On Jan. 1, the British Columbia government introduced a new paid sick leave as an amendment to the British Columbia Employment Standards Act. As set out in a previous article, the new provisions to the act provided for five days of paid sick leave per employment year for employees who have completed 90 consecutive days of employment.
Since the leave took effect, employers have struggled with its implementation because the entitlement followed the “employment year” rather than the “calendar year.” This necessarily meant that employers would have a separate date for each employee based on their start date of employment.
On March 28, the British Columbia government announced that it was amending the act to reference the “calendar year” rather than the “employment year.” The bill to amend the act was passed on March 30 and took effect the following day.
In the same bill, the British Columbia government also removed a provision that allowed for the provisions of a collective agreement to replace the entitlement to paid sick leave. This amendment ensures that all employees, regardless of whether they are governed by a collective agreement that has alternative sick leave provisions, are entitled to the five days of paid sick leave.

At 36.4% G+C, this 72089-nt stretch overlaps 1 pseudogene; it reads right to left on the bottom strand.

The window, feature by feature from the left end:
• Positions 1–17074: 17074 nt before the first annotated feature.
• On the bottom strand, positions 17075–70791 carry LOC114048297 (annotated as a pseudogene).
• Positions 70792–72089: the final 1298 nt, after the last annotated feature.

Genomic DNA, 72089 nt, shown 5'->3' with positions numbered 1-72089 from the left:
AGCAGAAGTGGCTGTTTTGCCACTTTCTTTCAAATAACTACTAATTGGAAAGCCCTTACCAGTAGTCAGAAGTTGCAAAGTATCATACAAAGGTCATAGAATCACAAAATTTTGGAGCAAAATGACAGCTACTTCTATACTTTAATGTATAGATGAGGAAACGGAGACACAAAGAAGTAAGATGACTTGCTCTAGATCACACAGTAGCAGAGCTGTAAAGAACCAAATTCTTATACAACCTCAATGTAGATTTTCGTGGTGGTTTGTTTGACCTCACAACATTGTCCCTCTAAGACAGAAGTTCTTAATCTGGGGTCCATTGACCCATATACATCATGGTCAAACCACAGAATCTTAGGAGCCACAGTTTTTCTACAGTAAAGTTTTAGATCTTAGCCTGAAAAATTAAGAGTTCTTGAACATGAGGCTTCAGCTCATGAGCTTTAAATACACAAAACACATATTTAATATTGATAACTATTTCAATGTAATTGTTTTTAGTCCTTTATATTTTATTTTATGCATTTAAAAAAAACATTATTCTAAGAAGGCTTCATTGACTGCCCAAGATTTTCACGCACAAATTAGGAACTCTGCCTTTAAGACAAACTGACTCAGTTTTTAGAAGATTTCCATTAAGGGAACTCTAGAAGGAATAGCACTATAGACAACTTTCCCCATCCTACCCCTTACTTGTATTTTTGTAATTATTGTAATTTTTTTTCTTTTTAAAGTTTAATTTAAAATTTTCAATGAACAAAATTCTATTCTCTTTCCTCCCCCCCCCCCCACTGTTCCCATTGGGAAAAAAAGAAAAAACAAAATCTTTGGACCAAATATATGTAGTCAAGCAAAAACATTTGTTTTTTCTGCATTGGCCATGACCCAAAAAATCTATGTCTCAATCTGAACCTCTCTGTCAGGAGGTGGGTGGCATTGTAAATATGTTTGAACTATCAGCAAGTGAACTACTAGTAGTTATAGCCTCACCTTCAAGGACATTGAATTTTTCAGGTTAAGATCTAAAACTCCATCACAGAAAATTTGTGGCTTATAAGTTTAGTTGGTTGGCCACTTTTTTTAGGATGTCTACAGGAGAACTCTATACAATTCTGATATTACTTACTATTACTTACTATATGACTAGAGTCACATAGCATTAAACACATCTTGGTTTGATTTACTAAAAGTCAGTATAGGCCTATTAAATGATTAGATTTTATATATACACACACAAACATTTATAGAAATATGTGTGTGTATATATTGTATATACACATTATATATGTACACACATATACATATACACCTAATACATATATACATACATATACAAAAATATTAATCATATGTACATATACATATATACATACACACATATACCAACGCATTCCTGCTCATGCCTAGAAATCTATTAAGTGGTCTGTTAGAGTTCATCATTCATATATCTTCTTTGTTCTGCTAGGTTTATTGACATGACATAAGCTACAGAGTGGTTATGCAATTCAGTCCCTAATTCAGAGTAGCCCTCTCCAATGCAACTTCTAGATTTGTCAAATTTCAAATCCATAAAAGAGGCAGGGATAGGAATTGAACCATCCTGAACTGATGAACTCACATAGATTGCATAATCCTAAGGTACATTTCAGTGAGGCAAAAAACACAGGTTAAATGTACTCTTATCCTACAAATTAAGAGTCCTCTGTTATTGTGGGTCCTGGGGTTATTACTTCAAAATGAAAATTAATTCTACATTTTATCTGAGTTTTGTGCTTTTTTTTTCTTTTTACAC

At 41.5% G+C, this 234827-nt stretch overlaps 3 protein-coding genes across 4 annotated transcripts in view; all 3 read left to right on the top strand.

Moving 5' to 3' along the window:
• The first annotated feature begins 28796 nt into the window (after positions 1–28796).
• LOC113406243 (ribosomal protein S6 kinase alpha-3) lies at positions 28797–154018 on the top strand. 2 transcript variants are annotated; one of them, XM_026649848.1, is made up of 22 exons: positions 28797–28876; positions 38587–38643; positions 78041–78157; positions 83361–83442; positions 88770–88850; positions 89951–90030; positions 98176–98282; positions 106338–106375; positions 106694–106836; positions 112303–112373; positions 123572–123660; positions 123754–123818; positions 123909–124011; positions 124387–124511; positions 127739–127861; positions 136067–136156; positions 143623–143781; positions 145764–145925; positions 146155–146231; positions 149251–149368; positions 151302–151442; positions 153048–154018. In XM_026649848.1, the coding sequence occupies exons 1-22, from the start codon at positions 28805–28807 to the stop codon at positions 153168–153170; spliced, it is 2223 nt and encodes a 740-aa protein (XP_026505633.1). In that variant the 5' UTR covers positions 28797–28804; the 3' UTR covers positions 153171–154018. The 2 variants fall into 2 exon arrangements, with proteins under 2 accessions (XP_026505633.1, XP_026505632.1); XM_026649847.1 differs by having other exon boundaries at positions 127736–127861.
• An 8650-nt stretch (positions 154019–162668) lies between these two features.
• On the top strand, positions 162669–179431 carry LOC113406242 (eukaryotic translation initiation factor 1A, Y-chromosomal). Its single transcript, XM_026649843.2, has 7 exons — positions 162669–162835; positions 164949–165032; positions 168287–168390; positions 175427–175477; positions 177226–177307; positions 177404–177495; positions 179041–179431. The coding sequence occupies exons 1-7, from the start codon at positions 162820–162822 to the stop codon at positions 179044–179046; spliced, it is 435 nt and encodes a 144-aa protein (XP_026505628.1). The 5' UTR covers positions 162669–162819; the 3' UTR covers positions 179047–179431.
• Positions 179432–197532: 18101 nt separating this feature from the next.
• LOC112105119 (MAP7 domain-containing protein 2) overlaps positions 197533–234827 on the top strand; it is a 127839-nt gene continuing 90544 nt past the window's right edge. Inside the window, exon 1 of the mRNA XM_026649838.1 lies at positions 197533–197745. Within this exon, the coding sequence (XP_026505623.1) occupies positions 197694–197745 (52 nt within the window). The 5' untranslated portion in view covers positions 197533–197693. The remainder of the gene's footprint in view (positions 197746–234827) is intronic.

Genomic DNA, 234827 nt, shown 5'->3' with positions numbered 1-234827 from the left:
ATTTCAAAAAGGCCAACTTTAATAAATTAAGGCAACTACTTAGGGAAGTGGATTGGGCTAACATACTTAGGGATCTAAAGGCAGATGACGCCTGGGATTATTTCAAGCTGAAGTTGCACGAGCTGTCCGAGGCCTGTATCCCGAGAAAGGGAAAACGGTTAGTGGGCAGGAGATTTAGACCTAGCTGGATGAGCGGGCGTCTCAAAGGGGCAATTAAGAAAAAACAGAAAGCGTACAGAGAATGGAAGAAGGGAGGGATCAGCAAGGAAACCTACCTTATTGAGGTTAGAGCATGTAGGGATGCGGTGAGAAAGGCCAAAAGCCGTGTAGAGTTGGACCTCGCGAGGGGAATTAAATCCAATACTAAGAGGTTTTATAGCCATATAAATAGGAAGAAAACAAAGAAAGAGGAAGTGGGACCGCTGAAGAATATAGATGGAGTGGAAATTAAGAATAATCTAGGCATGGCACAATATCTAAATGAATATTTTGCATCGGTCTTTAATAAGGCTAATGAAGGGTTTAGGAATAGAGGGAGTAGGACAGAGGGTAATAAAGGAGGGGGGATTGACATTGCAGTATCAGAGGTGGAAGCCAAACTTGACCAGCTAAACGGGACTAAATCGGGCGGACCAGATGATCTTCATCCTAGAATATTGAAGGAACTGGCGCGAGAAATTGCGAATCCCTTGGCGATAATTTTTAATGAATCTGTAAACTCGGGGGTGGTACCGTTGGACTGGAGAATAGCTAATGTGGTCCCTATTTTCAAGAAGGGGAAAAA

The new amendments to the paid sick leave provisions will simplify the process of administering the sick leave for all British Columbia employers. In addition, the amendments will relieve many employers of onerous revisions to existing sick leave policies.
Dianne Rideout is an attorney with McMillan LLP in Vancouver, British Columbia. © 2022 McMillan LLP. All rights reserved. Reposted with permission of Lexology.